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By Tim Hunt

Job growth is driving housing prices

Uploaded: Aug 21, 2014

Tuesday's post about the 11,000-unit River Islands in Lathrop reflects the long term view that homebuilders and developers are taking when it comes to job growth in the core Bay Area.
With jobs in Silicon Valley and San Francisco growing rapidly and the East Bay showing employment growth, there is a pent-up demand for housing driven by several years of minimal new home construction during the recession and its aftermath. Home construction now is robust in some areas—look at Dublin—or go out into the San Joaquin Valley where Mountain House is booming again after new owners bought up subdivisions in the wake of the recession. Mountain House, like River Islands, has a business park in its plans, but very little has happened. The same goes for Tracy, which has attracted warehousing and distribution jobs, as well as becoming a huge retail hub, but few of the better paying tech jobs that they hoped to land.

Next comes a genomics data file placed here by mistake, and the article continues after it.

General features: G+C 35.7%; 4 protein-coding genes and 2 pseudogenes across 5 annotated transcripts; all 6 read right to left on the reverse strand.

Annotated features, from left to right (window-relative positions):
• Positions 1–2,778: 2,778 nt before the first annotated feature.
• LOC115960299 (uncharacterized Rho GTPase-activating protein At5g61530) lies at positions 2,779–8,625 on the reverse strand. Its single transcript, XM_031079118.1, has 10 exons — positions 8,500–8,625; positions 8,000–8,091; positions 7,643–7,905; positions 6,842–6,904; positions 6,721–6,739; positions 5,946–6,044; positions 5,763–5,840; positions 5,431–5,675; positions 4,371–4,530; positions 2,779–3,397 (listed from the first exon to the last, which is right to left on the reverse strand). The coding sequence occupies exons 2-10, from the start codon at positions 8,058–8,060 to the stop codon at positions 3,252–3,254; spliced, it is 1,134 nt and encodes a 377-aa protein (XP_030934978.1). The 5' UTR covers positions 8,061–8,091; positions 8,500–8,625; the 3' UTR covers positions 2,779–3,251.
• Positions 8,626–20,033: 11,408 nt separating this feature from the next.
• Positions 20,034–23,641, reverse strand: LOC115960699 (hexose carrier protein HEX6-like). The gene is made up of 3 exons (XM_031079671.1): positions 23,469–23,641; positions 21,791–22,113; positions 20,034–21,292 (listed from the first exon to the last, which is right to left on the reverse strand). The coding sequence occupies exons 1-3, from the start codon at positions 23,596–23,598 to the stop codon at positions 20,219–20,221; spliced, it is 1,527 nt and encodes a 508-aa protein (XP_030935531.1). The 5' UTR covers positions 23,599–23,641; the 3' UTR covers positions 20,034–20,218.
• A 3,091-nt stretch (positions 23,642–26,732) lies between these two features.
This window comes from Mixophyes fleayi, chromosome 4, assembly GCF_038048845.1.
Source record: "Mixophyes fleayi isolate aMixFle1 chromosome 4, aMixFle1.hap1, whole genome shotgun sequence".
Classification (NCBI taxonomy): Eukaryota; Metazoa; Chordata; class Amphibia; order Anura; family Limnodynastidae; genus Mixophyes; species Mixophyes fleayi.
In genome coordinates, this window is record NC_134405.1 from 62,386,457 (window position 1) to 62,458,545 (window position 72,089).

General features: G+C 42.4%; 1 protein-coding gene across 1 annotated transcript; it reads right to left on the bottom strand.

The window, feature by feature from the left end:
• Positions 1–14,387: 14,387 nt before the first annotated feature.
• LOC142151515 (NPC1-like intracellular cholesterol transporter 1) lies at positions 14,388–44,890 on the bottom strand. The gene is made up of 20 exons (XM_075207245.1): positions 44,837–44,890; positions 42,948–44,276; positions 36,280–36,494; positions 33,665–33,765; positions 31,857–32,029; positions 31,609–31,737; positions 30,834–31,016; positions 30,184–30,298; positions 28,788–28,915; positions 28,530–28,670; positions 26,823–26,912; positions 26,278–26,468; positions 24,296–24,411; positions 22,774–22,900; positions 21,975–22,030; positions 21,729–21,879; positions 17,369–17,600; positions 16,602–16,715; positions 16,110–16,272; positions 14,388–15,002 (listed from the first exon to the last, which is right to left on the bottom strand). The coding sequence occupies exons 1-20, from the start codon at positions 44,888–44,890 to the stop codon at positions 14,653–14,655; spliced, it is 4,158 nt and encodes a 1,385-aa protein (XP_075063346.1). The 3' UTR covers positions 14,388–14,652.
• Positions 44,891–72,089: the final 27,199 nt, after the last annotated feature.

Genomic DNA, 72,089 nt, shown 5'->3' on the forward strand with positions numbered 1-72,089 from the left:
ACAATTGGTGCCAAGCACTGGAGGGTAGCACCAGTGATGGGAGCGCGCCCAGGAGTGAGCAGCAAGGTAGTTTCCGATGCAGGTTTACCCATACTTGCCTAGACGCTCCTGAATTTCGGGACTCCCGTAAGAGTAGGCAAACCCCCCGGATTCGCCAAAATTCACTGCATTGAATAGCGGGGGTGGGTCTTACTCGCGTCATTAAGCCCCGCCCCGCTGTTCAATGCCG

That shortage of supply is demonstrated in Pleasanton, which has a vibrant and diversified business community. The median sales price has climbed to $865,000 and the average price of homes on the market is $1.2 million according to Trulia. The median price is up 36 percent in the last five years.

Although little will change operationally at the establishment, there is a familiar face missing from the Dublin restaurant scene.
Vince McNamara, owner of the Dublin steakhouse that bears his name, sold the business this summer and retired to the mountains and more golf. In addition to operating a successful restaurant business for decades, Vince has a big heart for the community and consistently contributed to the non-profit organizations. Here's wishing him well in his mountain retirement although his bride, Shelby, will continue to run the Danville chamber and join him in the mountains on the weekends.

One marketing and operating advantage for Bishop Ranch in San Ramon is that Sunset Development Co. owns most of the buildings in the business park. That allows it to launch new programs such as its "mobile network" of bicycles that are scattered throughout the park. Tenants are welcome to hop on and ride to their destination—the bike is left there for another cyclist.
It reminds me of what Lawrence Livermore lab did behind its fences for years when it was much easier to hop on a bicycle than try to maneuver around the mile-square site with a car.